Senate Finance Committee Weighs Mortgage Interest Cap

Apr 23, 2013

The Legislature continues to set funding priorities, and a key Senate committee this week is seriously considering capping how much mortgage interest someone can deduct from their state income taxes. Supporters say the plan would raise much-needed revenue.

The Senate Finance Committee could advance as early as Wednesday a proposal that would limit the deduction to $12,000.

"We want to restore the integrity of it, which says that it's to help a middle income person buy a typical Vermont home," said Finance Committee Chairman Tim Ashe, D-Chittenden. "This is focused in a more narrow way at a deduction that we think ought to be reigned in."

"We want to restore the integrity of it, which says that it's to help a middle income person buy a typical Vermont home. This is focused in a more narrow way at a deduction that we think ought to be reigned in."

Ashe says the current mortgage interest exemption has veered from its original goal, which was to make it more affordable to buy a home. He says that unlimited exemptions leave middle-class Vermonters to subsidize the valuable homes of those who have the resources to pay for them.

Ashe says the proposed $12,000 cap would affect very few first-time homeowners, would result in a slight increase for those who are affected, and would raise money without increasing broad-based taxes.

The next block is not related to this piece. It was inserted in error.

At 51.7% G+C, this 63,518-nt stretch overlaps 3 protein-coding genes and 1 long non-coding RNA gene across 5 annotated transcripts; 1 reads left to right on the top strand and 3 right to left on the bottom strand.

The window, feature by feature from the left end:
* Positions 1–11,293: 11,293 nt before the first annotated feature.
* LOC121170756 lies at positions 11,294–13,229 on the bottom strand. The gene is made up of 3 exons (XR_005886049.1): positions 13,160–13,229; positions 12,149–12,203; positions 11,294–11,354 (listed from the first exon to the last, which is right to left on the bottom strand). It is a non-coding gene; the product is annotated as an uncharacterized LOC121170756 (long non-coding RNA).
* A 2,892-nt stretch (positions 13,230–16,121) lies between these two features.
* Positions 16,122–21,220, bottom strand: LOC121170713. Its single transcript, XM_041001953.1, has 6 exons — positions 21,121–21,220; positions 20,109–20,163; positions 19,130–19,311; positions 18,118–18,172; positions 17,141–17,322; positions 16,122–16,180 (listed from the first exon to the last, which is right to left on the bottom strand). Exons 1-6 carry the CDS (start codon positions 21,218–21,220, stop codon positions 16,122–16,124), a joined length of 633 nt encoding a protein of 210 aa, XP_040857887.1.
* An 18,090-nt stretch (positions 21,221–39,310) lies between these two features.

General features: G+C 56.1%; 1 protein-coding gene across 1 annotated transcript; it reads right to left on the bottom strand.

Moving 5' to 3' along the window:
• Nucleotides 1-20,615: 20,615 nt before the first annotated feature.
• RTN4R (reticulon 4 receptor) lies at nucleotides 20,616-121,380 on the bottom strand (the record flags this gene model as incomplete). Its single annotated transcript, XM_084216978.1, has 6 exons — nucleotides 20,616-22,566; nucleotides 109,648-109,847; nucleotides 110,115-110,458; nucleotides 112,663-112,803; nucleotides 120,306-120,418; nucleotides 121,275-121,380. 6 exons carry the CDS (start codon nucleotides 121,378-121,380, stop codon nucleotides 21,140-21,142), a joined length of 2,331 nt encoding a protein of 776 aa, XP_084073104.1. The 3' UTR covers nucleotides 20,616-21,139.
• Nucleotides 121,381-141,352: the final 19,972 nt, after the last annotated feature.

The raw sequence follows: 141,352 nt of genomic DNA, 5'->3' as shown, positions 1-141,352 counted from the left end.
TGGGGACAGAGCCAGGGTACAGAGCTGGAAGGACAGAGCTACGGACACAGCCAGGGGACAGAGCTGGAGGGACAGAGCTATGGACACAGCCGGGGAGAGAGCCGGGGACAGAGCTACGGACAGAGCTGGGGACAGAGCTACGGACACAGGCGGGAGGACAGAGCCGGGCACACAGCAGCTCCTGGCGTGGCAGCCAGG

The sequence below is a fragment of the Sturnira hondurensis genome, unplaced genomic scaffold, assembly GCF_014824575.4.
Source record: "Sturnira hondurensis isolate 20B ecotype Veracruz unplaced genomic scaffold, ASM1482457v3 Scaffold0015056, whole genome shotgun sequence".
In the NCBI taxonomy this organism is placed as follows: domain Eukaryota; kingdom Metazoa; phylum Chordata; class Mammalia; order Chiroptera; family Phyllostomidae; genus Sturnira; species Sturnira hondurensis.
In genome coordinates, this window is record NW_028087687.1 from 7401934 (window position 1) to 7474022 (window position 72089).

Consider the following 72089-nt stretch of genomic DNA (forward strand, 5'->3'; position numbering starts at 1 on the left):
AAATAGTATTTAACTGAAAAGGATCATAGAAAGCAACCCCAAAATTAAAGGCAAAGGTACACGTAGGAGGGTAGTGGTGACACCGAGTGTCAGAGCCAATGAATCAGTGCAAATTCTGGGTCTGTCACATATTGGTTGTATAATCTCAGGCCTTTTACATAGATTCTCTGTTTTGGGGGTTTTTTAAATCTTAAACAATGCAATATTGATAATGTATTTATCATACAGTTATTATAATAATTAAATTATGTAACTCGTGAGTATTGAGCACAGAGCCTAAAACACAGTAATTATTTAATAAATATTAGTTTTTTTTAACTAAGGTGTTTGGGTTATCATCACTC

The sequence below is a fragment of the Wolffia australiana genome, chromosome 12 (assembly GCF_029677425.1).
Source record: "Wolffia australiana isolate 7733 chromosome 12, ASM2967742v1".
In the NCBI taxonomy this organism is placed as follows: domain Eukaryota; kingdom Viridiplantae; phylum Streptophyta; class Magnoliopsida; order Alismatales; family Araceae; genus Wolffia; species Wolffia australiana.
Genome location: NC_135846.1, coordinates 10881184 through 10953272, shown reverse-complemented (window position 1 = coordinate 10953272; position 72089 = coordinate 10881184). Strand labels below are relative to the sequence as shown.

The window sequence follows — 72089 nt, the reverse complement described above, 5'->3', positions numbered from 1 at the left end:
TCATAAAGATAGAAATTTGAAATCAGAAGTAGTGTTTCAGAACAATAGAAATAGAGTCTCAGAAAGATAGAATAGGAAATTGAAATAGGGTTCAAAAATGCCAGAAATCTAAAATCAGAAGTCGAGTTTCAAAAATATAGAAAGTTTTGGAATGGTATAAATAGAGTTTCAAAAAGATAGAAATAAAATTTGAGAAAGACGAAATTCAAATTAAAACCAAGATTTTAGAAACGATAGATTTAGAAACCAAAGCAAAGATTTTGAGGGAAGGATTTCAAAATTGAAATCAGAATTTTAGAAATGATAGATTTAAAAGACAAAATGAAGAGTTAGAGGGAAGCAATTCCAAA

“We are trying to work within the confines of the governor’s stated parameters for any new revenues,” Ashe said.

Vermont’s real estate industry disagrees, though. Chris MacDonald is with the Vermont Association of Realtors, which has sent more than 700 letters in the past week to senators urging them to oppose any mortgage interest cap proposals.

"What concerns us the most is the fact that half of these people that are being affected are under the $100,000 income level."

“We’re certainly concerned that this is still going to hit 25,000 homeowners in Vermont," MacDonald said. "What concerns us the most is the fact that half of these people that are being affected are under the $100,000 income level.”

MacDonald argues that the proposal could slow home sales, while pointing out that Gov. Peter Shumlin and his administration oppose the proposal.

The Finance Committee estimates the cap would bring in about $7.3 million.